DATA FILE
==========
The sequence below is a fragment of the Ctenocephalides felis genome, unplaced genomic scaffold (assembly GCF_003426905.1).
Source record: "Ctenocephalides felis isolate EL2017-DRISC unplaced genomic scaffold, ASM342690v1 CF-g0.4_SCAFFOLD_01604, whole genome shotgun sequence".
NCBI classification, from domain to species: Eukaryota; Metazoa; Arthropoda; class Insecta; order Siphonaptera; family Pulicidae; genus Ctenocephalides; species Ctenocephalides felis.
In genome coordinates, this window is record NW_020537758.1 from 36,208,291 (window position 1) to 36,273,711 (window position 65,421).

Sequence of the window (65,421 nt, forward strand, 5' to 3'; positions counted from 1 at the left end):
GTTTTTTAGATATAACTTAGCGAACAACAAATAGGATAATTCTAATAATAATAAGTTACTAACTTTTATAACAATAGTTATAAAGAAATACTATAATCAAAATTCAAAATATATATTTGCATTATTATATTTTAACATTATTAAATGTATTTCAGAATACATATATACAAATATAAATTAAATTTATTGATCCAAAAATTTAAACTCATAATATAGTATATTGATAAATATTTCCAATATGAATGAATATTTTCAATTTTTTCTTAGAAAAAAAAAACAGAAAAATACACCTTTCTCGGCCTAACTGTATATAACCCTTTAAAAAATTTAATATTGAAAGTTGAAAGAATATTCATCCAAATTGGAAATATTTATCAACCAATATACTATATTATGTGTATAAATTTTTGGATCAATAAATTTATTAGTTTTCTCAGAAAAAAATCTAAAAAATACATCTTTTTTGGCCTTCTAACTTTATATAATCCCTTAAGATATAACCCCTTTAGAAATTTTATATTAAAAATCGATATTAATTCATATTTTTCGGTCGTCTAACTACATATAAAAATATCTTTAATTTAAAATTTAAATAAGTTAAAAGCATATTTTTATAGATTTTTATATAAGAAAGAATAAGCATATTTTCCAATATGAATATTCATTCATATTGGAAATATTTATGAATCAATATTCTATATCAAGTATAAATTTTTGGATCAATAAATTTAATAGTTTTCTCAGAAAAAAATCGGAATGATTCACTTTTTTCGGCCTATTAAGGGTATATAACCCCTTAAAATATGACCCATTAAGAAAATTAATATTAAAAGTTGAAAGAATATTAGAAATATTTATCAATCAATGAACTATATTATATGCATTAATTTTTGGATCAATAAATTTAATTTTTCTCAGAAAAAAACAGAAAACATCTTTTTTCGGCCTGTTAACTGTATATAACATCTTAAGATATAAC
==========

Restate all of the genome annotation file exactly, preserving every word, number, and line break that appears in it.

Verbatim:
The sequence below is a fragment of the Ctenocephalides felis genome, unplaced genomic scaffold (assembly GCF_003426905.1).
Source record: "Ctenocephalides felis isolate EL2017-DRISC unplaced genomic scaffold, ASM342690v1 CF-g0.4_SCAFFOLD_01604, whole genome shotgun sequence".
NCBI classification, from domain to species: Eukaryota; Metazoa; Arthropoda; class Insecta; order Siphonaptera; family Pulicidae; genus Ctenocephalides; species Ctenocephalides felis.
In genome coordinates, this window is record NW_020537758.1 from 36,208,291 (window position 1) to 36,273,711 (window position 65,421).

Sequence of the window (65,421 nt, forward strand, 5' to 3'; positions counted from 1 at the left end):
GTTTTTTAGATATAACTTAGCGAACAACAAATAGGATAATTCTAATAATAATAAGTTACTAACTTTTATAACAATAGTTATAAAGAAATACTATAATCAAAATTCAAAATATATATTTGCATTATTATATTTTAACATTATTAAATGTATTTCAGAATACATATATACAAATATAAATTAAATTTATTGATCCAAAAATTTAAACTCATAATATAGTATATTGATAAATATTTCCAATATGAATGAATATTTTCAATTTTTTCTTAGAAAAAAAAAACAGAAAAATACACCTTTCTCGGCCTAACTGTATATAACCCTTTAAAAAATTTAATATTGAAAGTTGAAAGAATATTCATCCAAATTGGAAATATTTATCAACCAATATACTATATTATGTGTATAAATTTTTGGATCAATAAATTTATTAGTTTTCTCAGAAAAAAATCTAAAAAATACATCTTTTTTGGCCTTCTAACTTTATATAATCCCTTAAGATATAACCCCTTTAGAAATTTTATATTAAAAATCGATATTAATTCATATTTTTCGGTCGTCTAACTACATATAAAAATATCTTTAATTTAAAATTTAAATAAGTTAAAAGCATATTTTTATAGATTTTTATATAAGAAAGAATAAGCATATTTTCCAATATGAATATTCATTCATATTGGAAATATTTATGAATCAATATTCTATATCAAGTATAAATTTTTGGATCAATAAATTTAATAGTTTTCTCAGAAAAAAATCGGAATGATTCACTTTTTTCGGCCTATTAAGGGTATATAACCCCTTAAAATATGACCCATTAAGAAAATTAATATTAAAAGTTGAAAGAATATTAGAAATATTTATCAATCAATGAACTATATTATATGCATTAATTTTTGGATCAATAAATTTAATTTTTCTCAGAAAAAAACAGAAAACATCTTTTTTCGGCCTGTTAACTGTATATAACATCTTAAGATATAAC